Airborne Signals CYPRUS 1974

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Lt J.I. Holsworth

PDF of the original article

In December, the Canadian Airborne Regiment returned from a tour of peacekeeping duty in Cyprus that had witnessed the picturesque island torn apart by a new round of bitter fighting between the Greek and Turkish communities. This left the Turkish Army in control of nearly half of the island. It began for us when No 1 Commando Group was formed from about half of the Regiment, and in early April relieved the Second Battalion, Royal Canadian Regiment in the twenty-first Canadian rotation to Cyprus since the UN mandate was established in 1964. The Airborne Headquarters and Signal Squadron thus found itself split in three. With a strength of only 80, we had 16 members serving in Egypt with UNEFME; then 33, including the CO, Maj R.R.C. Samis and the SSM, MWO R.J. Janik were deployed to Cyprus, while the remainder of the Squadron under the Deputy CO, Capt E.S. Hill remained in Edmonton to provide communications for the half of the Regiment that was remaining in Canada. If any unit ever had a split personality, it was us.

The contingent in Cyprus was organized as a small infantry battalion, so a 20-man Signals platoon consisting of radio, line and Signals Dispatch Service sections performed the major communications tasks. Other members from the Squadron found themselves in a variety of tasks, often unusual ones for their trade – a Sgt Rad Tech was the HQ Coy Transport Sgt, the Officers’ mess Sgt was a Rad Op, the District Commander’s driver was a Tel Tech and the line section included a Rad Op and three Infmn – and so it went. The key word was flexibility. Although this article deals primarily with communications, every member of the squadron, be his trade MP, Adm Clk or Sup Tech put forth the same effort and dedication, and together the job was done.

HF and VHF radio communications for the Nicosia District Joint Operations Centre (JOC) was provided initially by C11 and C42 equipments. The most demanding task of all, however, was line maintenance. Normal TA-43 field phones were used within the Canadian controlled UN areas at most of the observation posts along the Green Line. Additionally, the line detachment had the responsibility of maintaining a telephone circuit between the Nicosia Zone JOC and both the Greek Cypriot National Guard Headquarters and the Turkish Cypriot Vice President’s Office. Members of the line detachment were constantly working to maintain existing circuits or to construct new lines. Miles of single and multi-pair cable had been laid by the time hostilities erupted on July 15th. Open warfare finally broke out when Turkish Forces invaded the island, following the Greek Cypriot Group which deposed Archbishop Makarios. It became imperative that the Nicosia District JOC maintain communications with all levels within the UN Force, and also with both Turkish and Greek headquarters. The line crews risked their lives to repair damaged lines; two radio operators were wounded by mortar shrapnel while on duty in Wolseley Barracks. All Squadron members worked day and night to maintain communications. The reward was the knowledge that the fighting could have been more intense and prolonged with much higher civilian and military casualties had the Canadian peacekeepers not been able to liaise directly with the Turk and Greek Commanders during the fighting.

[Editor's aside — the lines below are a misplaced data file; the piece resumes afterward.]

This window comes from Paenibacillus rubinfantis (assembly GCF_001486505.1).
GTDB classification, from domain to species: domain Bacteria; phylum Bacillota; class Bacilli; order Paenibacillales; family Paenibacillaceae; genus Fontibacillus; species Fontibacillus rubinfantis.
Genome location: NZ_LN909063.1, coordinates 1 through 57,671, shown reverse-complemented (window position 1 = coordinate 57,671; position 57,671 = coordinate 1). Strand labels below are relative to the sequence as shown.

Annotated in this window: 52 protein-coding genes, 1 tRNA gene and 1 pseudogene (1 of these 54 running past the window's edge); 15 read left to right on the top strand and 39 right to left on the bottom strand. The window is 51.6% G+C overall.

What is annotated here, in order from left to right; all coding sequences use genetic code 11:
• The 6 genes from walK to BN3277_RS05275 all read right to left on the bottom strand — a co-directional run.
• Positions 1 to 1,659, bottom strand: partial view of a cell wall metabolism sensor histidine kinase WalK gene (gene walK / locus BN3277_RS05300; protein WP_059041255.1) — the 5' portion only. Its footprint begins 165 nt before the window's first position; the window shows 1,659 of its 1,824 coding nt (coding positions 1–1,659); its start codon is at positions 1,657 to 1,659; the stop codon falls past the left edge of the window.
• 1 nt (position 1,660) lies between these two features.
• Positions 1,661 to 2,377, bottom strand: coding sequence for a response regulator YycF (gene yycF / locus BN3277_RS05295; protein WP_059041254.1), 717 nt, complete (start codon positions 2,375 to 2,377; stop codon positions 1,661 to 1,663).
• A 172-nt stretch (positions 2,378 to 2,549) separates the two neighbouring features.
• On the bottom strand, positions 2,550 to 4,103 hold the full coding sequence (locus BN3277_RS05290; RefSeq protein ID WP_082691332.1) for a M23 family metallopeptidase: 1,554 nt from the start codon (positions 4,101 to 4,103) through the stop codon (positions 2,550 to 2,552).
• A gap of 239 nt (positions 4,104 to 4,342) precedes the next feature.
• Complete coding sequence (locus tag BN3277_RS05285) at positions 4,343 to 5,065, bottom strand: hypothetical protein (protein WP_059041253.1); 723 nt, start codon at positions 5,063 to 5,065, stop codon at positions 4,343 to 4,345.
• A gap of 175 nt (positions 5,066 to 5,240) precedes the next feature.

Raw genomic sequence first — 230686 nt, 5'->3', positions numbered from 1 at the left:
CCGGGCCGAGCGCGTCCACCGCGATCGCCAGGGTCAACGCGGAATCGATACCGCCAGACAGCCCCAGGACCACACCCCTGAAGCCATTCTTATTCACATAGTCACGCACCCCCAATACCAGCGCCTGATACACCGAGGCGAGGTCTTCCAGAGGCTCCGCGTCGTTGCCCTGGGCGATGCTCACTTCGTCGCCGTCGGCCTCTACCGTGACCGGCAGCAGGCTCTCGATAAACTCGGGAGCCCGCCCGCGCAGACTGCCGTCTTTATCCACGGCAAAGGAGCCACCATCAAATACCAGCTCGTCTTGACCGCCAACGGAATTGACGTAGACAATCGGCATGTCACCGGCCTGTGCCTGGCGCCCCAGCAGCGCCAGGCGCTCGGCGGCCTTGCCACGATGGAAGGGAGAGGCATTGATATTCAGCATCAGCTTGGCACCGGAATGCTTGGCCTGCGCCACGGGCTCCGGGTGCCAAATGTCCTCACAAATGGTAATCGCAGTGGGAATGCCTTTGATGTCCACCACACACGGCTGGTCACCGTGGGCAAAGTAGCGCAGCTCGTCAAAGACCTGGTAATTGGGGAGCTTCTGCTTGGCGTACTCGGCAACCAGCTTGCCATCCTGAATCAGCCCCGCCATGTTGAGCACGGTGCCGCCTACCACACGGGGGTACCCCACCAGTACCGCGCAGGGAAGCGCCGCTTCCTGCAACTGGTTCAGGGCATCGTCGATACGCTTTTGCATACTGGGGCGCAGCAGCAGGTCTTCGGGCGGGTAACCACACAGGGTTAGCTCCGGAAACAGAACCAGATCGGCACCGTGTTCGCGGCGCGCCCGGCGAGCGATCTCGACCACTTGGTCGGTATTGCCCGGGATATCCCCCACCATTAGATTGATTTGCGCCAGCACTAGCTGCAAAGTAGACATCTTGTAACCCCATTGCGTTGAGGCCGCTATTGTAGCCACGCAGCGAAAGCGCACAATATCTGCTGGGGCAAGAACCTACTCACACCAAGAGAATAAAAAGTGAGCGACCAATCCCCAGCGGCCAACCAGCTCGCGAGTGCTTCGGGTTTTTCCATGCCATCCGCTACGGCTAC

When the remainder of the Canadian Airborne Regiment rapidly deployed to Cyprus at the end of July to augment No 1 Commando Group, the Signal Squadron was reunited. The reorganization had to be done quickly in order to get on with the job at hand – communicating!

The first major task was Project CYPRAD which was the replacement program of the C42, C11 and PRC 510 radio sets by the GRC 106 sets and VRC 12 family of radios. Communications equipment had deployed from Edmonton with the Regiment and additional equipment was shipped from Canada. The logistic problems that resulted only compounded the already existing confusion caused by a $100,000 fire that occurred during the hostilities when a mortar round hit the Signal stores. When the dust had cleared Project CYPRAD had been completed and over 100 new radios were vehicle mounted.